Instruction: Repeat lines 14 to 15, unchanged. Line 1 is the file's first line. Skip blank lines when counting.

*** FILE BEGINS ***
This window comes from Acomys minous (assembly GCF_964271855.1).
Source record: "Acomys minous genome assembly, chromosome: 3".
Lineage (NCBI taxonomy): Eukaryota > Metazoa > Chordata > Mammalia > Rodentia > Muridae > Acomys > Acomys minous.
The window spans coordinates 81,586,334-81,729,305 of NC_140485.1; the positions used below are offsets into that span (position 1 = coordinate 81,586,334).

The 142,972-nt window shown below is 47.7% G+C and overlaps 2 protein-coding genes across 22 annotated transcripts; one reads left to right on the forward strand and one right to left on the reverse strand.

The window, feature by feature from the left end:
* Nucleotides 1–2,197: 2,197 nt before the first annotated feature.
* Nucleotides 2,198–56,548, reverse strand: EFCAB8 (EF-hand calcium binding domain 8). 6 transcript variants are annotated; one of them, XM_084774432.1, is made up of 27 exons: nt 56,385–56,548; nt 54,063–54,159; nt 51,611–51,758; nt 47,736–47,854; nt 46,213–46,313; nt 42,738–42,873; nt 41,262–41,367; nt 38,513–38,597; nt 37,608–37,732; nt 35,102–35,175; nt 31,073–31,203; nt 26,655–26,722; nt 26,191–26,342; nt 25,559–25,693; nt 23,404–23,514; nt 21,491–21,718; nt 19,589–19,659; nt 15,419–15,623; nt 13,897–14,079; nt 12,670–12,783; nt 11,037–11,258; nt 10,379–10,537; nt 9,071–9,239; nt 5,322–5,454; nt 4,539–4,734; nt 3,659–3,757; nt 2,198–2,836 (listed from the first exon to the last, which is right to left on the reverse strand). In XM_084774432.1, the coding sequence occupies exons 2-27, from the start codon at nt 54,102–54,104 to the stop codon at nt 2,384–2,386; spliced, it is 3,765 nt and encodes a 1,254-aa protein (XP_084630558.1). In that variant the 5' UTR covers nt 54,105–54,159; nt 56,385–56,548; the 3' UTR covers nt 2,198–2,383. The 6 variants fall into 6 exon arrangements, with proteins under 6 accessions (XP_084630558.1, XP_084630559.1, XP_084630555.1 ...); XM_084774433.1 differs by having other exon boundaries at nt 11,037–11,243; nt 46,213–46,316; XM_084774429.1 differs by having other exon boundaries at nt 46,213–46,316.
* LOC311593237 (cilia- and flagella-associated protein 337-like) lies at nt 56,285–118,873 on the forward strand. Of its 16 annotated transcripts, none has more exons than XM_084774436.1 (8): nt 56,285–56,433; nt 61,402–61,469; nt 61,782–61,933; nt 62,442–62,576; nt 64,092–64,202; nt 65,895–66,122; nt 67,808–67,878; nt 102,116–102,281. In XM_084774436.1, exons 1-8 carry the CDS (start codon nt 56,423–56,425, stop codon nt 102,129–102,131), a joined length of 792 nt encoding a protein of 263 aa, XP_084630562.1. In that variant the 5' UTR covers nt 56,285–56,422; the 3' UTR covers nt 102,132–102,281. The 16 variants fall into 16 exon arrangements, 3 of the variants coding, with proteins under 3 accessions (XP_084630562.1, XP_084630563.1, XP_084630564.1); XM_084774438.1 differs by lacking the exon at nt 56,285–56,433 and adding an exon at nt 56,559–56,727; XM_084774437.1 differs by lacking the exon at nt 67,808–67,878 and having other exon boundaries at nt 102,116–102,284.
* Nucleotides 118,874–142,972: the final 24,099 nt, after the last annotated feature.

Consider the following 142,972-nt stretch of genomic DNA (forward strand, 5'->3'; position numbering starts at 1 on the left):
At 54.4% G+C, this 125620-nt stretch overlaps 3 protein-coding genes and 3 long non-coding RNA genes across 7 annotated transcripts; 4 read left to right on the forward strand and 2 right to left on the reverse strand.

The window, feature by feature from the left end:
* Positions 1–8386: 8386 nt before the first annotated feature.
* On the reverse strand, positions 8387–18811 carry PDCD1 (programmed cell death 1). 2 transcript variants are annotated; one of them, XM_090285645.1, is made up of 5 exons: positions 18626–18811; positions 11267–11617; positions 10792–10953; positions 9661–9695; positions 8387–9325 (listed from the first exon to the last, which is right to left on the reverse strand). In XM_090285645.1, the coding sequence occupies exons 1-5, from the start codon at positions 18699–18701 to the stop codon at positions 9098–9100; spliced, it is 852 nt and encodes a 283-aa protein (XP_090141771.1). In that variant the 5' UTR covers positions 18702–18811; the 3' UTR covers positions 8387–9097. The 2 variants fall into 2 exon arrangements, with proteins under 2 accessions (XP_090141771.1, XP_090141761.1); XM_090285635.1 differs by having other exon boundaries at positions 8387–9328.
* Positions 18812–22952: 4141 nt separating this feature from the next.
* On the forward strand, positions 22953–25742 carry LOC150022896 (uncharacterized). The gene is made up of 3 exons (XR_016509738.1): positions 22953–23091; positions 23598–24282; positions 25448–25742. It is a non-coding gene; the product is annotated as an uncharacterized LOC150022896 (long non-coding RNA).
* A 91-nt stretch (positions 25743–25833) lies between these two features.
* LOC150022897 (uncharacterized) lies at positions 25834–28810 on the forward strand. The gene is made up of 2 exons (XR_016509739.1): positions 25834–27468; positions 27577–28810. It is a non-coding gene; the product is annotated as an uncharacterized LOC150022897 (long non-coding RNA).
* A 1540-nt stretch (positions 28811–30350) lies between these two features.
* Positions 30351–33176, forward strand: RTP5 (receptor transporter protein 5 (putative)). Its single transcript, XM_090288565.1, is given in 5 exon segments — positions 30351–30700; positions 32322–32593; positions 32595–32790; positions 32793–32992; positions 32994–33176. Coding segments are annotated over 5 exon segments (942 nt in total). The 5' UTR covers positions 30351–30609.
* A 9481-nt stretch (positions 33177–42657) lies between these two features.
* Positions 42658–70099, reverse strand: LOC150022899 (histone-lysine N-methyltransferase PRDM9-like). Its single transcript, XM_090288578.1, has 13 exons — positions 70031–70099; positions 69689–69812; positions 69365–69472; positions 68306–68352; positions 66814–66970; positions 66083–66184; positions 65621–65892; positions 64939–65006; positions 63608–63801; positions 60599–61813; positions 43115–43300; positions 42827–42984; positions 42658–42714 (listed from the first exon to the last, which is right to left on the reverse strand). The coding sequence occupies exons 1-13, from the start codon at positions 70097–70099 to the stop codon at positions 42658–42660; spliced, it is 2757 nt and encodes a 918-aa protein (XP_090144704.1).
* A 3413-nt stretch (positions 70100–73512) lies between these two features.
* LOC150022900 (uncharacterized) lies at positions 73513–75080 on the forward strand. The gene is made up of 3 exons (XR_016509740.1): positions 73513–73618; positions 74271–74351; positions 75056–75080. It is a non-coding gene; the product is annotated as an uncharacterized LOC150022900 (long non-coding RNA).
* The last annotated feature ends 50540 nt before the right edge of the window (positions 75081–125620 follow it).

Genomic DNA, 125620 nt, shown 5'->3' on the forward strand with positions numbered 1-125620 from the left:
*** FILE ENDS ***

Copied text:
* Positions 1–8386: 8386 nt before the first annotated feature.
* On the reverse strand, positions 8387–18811 carry PDCD1 (programmed cell death 1). 2 transcript variants are annotated; one of them, XM_090285645.1, is made up of 5 exons: positions 18626–18811; positions 11267–11617; positions 10792–10953; positions 9661–9695; positions 8387–9325 (listed from the first exon to the last, which is right to left on the reverse strand). In XM_090285645.1, the coding sequence occupies exons 1-5, from the start codon at positions 18699–18701 to the stop codon at positions 9098–9100; spliced, it is 852 nt and encodes a 283-aa protein (XP_090141771.1). In that variant the 5' UTR covers positions 18702–18811; the 3' UTR covers positions 8387–9097. The 2 variants fall into 2 exon arrangements, with proteins under 2 accessions (XP_090141771.1, XP_090141761.1); XM_090285635.1 differs by having other exon boundaries at positions 8387–9328.